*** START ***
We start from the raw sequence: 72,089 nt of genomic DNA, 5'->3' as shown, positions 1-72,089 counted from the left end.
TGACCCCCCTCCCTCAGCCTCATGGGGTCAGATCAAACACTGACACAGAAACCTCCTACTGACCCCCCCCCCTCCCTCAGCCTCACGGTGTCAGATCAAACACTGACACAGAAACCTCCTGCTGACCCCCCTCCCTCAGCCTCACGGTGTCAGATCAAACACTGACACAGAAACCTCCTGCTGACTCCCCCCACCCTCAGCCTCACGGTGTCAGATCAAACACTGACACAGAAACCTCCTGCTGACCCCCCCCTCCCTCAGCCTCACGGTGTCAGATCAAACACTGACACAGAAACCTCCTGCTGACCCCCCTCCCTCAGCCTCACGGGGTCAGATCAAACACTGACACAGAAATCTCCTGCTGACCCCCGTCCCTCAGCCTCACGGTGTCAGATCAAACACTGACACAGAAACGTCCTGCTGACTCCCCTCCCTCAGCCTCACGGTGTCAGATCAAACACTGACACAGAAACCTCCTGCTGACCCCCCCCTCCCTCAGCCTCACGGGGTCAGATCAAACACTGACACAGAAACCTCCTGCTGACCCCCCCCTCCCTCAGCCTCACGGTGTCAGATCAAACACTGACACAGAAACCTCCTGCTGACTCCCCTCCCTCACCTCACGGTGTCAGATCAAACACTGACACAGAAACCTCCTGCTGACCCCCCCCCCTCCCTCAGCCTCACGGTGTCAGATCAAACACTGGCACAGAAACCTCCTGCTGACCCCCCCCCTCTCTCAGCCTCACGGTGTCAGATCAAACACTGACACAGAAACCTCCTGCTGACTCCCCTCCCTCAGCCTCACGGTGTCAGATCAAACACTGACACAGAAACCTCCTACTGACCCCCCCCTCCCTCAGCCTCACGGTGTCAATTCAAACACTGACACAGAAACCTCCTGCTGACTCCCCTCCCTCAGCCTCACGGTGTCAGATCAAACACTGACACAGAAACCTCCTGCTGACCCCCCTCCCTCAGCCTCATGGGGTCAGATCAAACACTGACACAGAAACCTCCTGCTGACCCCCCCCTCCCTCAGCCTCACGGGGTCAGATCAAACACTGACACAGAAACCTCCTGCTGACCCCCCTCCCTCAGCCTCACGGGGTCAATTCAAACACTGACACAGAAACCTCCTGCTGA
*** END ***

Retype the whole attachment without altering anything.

We start from the raw sequence: 72,089 nt of genomic DNA, 5'->3' as shown, positions 1-72,089 counted from the left end.
TGACCCCCCTCCCTCAGCCTCATGGGGTCAGATCAAACACTGACACAGAAACCTCCTACTGACCCCCCCCCCTCCCTCAGCCTCACGGTGTCAGATCAAACACTGACACAGAAACCTCCTGCTGACCCCCCTCCCTCAGCCTCACGGTGTCAGATCAAACACTGACACAGAAACCTCCTGCTGACTCCCCCCACCCTCAGCCTCACGGTGTCAGATCAAACACTGACACAGAAACCTCCTGCTGACCCCCCCCTCCCTCAGCCTCACGGTGTCAGATCAAACACTGACACAGAAACCTCCTGCTGACCCCCCTCCCTCAGCCTCACGGGGTCAGATCAAACACTGACACAGAAATCTCCTGCTGACCCCCGTCCCTCAGCCTCACGGTGTCAGATCAAACACTGACACAGAAACGTCCTGCTGACTCCCCTCCCTCAGCCTCACGGTGTCAGATCAAACACTGACACAGAAACCTCCTGCTGACCCCCCCCTCCCTCAGCCTCACGGGGTCAGATCAAACACTGACACAGAAACCTCCTGCTGACCCCCCCCTCCCTCAGCCTCACGGTGTCAGATCAAACACTGACACAGAAACCTCCTGCTGACTCCCCTCCCTCACCTCACGGTGTCAGATCAAACACTGACACAGAAACCTCCTGCTGACCCCCCCCCCTCCCTCAGCCTCACGGTGTCAGATCAAACACTGGCACAGAAACCTCCTGCTGACCCCCCCCCTCTCTCAGCCTCACGGTGTCAGATCAAACACTGACACAGAAACCTCCTGCTGACTCCCCTCCCTCAGCCTCACGGTGTCAGATCAAACACTGACACAGAAACCTCCTACTGACCCCCCCCTCCCTCAGCCTCACGGTGTCAATTCAAACACTGACACAGAAACCTCCTGCTGACTCCCCTCCCTCAGCCTCACGGTGTCAGATCAAACACTGACACAGAAACCTCCTGCTGACCCCCCTCCCTCAGCCTCATGGGGTCAGATCAAACACTGACACAGAAACCTCCTGCTGACCCCCCCCTCCCTCAGCCTCACGGGGTCAGATCAAACACTGACACAGAAACCTCCTGCTGACCCCCCTCCCTCAGCCTCACGGGGTCAATTCAAACACTGACACAGAAACCTCCTGCTGA